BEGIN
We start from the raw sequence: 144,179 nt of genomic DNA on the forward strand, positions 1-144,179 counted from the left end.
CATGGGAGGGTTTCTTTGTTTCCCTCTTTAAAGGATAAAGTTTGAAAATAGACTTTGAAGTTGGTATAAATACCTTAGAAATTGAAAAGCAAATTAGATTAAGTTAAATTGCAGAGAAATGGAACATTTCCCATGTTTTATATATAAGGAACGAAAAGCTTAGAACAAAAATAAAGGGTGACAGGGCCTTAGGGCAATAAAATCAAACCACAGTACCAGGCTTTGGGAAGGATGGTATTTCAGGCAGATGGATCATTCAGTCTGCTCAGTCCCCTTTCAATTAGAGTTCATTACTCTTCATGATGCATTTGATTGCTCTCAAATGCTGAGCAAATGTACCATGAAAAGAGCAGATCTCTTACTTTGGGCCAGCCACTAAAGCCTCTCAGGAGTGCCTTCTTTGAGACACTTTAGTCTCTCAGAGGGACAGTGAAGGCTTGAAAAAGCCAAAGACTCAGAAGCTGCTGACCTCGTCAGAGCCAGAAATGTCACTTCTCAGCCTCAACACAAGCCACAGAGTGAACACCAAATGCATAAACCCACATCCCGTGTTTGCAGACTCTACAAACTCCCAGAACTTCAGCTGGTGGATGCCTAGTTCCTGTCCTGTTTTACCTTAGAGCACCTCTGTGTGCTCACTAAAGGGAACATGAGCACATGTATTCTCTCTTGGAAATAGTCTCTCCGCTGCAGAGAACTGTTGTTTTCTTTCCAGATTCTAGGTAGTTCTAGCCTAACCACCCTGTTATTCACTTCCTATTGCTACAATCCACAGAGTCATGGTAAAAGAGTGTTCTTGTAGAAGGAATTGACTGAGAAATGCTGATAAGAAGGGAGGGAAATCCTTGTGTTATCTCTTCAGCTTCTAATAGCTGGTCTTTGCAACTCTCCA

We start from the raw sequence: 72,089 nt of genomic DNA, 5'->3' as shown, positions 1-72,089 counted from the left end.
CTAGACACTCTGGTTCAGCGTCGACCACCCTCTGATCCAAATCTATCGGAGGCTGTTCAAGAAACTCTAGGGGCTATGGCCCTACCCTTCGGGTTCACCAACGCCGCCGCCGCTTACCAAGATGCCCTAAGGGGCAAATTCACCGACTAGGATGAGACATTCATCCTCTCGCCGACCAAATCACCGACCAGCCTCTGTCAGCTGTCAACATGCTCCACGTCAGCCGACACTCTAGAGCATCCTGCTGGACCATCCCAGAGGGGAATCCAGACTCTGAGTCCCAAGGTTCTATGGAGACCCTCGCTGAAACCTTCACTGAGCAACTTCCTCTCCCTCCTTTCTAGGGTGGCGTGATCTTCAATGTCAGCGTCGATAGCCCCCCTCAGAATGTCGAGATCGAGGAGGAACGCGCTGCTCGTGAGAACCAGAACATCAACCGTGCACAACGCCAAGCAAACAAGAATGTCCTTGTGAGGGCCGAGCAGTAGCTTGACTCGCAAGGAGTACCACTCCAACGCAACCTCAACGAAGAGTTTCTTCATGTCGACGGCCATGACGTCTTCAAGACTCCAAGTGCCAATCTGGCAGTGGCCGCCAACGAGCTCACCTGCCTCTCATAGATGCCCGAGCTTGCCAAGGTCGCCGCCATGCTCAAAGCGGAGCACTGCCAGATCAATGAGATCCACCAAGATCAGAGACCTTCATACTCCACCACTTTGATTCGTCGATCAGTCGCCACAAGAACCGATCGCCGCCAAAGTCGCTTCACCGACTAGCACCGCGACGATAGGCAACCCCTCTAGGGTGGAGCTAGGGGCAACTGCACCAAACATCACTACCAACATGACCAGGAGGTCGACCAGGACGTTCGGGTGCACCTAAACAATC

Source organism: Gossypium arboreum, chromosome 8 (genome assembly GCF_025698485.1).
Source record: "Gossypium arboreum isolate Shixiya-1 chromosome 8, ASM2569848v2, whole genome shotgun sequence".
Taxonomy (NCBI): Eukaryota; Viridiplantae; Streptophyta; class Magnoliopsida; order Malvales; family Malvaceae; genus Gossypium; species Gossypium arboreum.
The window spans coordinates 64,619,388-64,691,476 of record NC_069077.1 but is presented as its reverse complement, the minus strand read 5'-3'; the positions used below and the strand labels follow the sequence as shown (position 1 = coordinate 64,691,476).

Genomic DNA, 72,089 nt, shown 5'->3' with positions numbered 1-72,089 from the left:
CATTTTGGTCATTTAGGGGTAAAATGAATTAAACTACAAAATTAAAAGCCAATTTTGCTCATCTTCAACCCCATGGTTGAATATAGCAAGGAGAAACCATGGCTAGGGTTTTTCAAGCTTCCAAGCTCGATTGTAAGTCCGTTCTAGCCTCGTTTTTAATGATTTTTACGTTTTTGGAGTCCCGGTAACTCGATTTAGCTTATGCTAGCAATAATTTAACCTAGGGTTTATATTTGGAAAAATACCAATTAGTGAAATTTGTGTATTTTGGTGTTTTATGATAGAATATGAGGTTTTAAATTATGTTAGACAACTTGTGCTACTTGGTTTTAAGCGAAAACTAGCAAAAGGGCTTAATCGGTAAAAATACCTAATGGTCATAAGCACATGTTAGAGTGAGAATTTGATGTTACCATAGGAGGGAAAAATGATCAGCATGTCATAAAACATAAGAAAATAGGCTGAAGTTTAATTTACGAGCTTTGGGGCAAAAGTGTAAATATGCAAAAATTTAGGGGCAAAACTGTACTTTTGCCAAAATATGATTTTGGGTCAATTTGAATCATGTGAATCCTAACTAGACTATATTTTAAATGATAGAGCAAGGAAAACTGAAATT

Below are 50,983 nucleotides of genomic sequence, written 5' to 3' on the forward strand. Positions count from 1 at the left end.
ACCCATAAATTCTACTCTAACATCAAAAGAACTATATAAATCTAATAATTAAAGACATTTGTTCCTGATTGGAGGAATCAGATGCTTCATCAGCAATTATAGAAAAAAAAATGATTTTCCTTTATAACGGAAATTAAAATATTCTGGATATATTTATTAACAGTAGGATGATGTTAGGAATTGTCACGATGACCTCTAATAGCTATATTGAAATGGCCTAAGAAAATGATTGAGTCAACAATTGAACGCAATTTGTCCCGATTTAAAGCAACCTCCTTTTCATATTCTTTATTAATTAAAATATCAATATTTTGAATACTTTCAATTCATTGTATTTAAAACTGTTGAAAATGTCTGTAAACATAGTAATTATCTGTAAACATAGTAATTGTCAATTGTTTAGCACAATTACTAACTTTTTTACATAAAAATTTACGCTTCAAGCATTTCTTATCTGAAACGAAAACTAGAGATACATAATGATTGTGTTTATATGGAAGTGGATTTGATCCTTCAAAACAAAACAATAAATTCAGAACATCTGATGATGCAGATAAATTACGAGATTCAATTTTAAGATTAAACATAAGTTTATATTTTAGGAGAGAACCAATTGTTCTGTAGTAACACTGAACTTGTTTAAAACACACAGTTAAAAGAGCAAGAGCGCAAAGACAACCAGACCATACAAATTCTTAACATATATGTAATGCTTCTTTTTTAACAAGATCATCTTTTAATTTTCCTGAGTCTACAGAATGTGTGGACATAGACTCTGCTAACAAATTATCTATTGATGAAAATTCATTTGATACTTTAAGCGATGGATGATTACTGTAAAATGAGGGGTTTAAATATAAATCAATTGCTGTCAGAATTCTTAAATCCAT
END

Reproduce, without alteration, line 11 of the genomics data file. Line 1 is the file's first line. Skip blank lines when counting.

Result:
Below are 50,983 nucleotides of genomic sequence, written 5' to 3' on the forward strand. Positions count from 1 at the left end.